Hypoxia inducible factor-1 mediates the expression of the immune checkpoint HLA-G in glioma cells through hypoxia response element located in exon 2
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Layale Yaghi1,2,3, Isabelle Poras1,2, Renata T. Simoes1,2,4, Eduardo A. Donadi5, Jörg Tost6,7, Antoine Daunay6, Bibiana Sgorla de Almeida1,2,5, Edgardo D. Carosella1,2, Philippe Moreau1,2
1Commissariat à l’Energie Atomique et aux Energies Alternatives, Institut des Maladies Emergentes et des Thérapies Innovantes, Service de Recherches en Hémato-Immunologie, Hôpital Saint-Louis, Paris, France
2Université Paris-Diderot, Sorbonne Paris-Cité, UMR E5, Institut Universitaire d’Hématologie, Hôpital Saint-Louis, Paris, France
3Lebanese University, School of Medicine, Hadath, Lebanon
4Instituto de Ensino e Pesquisa da Santa Casa de Belo Horizonte, IEP/SCBH, Belo Horizonte, Minas Gerais, Brasil
5Divisão de Imunologia Clínica, Departamento de Clínica Médica, Faculdade de Medicina de Ribeirão Preto, Universidade de São Paulo, Ribeirão Preto, São Paulo, Brasil
6Centre d’Etude du Polymorphisme Humain, Fondation Jean-Dausset, Laboratory for Functional Genomics, Paris, France
7Commissariat à l’Energie Atomique et aux Energies Alternatives, Centre National de Genotypage, Laboratory for Epigenetics and Environment, Evry, France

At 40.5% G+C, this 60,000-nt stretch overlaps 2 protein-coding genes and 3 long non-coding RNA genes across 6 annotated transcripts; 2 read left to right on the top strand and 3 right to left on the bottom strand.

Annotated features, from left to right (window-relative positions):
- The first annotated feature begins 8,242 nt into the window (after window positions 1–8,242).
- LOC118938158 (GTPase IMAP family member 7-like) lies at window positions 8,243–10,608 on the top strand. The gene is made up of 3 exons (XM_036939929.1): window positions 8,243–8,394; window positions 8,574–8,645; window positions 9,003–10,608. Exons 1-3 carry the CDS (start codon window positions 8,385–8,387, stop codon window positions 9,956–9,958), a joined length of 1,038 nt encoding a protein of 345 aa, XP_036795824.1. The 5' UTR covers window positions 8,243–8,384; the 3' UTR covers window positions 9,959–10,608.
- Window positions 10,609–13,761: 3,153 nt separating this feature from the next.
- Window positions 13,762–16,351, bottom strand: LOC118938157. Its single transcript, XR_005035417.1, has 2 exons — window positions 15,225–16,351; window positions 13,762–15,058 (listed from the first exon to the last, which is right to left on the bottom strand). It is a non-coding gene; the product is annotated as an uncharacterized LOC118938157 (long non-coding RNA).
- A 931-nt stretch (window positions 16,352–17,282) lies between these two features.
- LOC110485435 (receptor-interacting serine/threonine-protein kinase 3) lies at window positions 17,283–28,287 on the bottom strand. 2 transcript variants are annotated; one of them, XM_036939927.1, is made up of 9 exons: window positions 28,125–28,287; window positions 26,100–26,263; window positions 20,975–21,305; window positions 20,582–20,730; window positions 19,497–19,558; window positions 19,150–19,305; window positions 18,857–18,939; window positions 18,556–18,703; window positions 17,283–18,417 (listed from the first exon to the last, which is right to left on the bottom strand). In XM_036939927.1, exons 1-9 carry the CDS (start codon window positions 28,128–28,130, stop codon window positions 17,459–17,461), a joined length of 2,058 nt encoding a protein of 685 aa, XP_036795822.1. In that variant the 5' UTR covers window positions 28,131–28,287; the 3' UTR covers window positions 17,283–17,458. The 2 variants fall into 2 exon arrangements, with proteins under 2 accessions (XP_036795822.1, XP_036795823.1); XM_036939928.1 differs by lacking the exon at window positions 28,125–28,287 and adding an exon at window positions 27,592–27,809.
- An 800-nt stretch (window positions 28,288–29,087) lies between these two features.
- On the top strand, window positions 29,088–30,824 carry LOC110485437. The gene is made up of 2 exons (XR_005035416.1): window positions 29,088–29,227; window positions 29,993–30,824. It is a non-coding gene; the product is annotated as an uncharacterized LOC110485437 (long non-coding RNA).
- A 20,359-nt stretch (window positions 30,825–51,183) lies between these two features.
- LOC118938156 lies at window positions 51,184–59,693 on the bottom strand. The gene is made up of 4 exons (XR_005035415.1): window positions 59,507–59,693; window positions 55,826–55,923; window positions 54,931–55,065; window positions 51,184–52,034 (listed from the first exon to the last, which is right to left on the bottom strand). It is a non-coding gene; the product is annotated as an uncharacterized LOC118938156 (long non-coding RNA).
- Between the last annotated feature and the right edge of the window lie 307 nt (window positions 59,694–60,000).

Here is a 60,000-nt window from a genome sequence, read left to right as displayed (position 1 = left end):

Philippe Moreau, email: [email protected]
Keywords: HLA-G, HIF-1, exon 2 HRE, glioma
Received: July 02, 2016 Accepted: August 20, 2016 Published: August 26, 2016
HLA-G is an immune checkpoint molecule with specific relevance in cancer immunotherapy. It was first identified in cytotrophoblasts, protecting the fetus from maternal rejection. HLA-G tissue expression is very restricted but induced in numerous malignant tumors such as glioblastoma, contributing to their immune escape. Hypoxia occurs during placenta and tumor development and was shown to activate HLA-G. We aimed to elucidate the mechanisms of HLA-G activation under conditions combining hypoxia-mimicking treatment and 5-aza-2’deoxycytidine, a DNA demethylating agent used in anti-cancer therapy which also induces HLA-G. Both treatments enhanced the amount of HLA-G mRNA and protein in HLA-G negative U251MG glioma cells. Electrophoretic Mobility Shift Assays and luciferase reporter gene assays revealed that HLA-G upregulation depends on Hypoxia Inducible Factor-1 (HIF-1) and a hypoxia responsive element (HRE) located in exon 2. A polymorphic HRE at –966 bp in the 5’UT region may modulate the magnitude of the response mediated by the exon 2 HRE. We suggest that therapeutic strategies should take into account that HLA-G expression in response to hypoxic tumor environment is dependent on HLA-G gene polymorphism and DNA methylation state at the HLA-G locus.
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